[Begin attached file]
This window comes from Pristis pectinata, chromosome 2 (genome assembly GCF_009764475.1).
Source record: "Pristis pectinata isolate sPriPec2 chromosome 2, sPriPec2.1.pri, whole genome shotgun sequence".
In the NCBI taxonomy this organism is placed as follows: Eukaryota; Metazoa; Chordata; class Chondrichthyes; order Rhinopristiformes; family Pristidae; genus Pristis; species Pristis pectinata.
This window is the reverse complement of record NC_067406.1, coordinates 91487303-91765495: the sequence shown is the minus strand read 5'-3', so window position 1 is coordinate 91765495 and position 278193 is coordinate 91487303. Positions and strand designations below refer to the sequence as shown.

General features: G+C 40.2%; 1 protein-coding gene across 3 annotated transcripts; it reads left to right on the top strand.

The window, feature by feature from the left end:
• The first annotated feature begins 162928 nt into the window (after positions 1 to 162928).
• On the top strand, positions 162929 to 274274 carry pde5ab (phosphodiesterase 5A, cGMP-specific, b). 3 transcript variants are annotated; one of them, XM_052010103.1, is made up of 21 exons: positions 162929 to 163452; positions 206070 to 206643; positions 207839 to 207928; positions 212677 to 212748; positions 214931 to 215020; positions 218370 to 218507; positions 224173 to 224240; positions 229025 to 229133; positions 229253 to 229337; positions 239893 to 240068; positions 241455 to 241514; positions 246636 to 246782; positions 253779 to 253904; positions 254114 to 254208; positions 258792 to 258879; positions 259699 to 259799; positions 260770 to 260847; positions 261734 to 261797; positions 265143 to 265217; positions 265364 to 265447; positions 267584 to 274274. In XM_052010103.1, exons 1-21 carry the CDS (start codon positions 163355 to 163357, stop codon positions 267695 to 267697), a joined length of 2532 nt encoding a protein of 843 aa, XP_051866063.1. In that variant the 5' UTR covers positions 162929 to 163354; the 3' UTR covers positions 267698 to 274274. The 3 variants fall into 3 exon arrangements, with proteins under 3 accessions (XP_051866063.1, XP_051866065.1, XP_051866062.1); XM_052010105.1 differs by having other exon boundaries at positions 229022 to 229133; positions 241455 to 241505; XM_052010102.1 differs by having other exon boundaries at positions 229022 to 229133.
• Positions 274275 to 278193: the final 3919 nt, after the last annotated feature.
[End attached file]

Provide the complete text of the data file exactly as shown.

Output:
This window comes from Pristis pectinata, chromosome 2 (genome assembly GCF_009764475.1).
Source record: "Pristis pectinata isolate sPriPec2 chromosome 2, sPriPec2.1.pri, whole genome shotgun sequence".
In the NCBI taxonomy this organism is placed as follows: Eukaryota; Metazoa; Chordata; class Chondrichthyes; order Rhinopristiformes; family Pristidae; genus Pristis; species Pristis pectinata.
This window is the reverse complement of record NC_067406.1, coordinates 91487303-91765495: the sequence shown is the minus strand read 5'-3', so window position 1 is coordinate 91765495 and position 278193 is coordinate 91487303. Positions and strand designations below refer to the sequence as shown.

General features: G+C 40.2%; 1 protein-coding gene across 3 annotated transcripts; it reads left to right on the top strand.

The window, feature by feature from the left end:
• The first annotated feature begins 162928 nt into the window (after positions 1 to 162928).
• On the top strand, positions 162929 to 274274 carry pde5ab (phosphodiesterase 5A, cGMP-specific, b). 3 transcript variants are annotated; one of them, XM_052010103.1, is made up of 21 exons: positions 162929 to 163452; positions 206070 to 206643; positions 207839 to 207928; positions 212677 to 212748; positions 214931 to 215020; positions 218370 to 218507; positions 224173 to 224240; positions 229025 to 229133; positions 229253 to 229337; positions 239893 to 240068; positions 241455 to 241514; positions 246636 to 246782; positions 253779 to 253904; positions 254114 to 254208; positions 258792 to 258879; positions 259699 to 259799; positions 260770 to 260847; positions 261734 to 261797; positions 265143 to 265217; positions 265364 to 265447; positions 267584 to 274274. In XM_052010103.1, exons 1-21 carry the CDS (start codon positions 163355 to 163357, stop codon positions 267695 to 267697), a joined length of 2532 nt encoding a protein of 843 aa, XP_051866063.1. In that variant the 5' UTR covers positions 162929 to 163354; the 3' UTR covers positions 267698 to 274274. The 3 variants fall into 3 exon arrangements, with proteins under 3 accessions (XP_051866063.1, XP_051866065.1, XP_051866062.1); XM_052010105.1 differs by having other exon boundaries at positions 229022 to 229133; positions 241455 to 241505; XM_052010102.1 differs by having other exon boundaries at positions 229022 to 229133.
• Positions 274275 to 278193: the final 3919 nt, after the last annotated feature.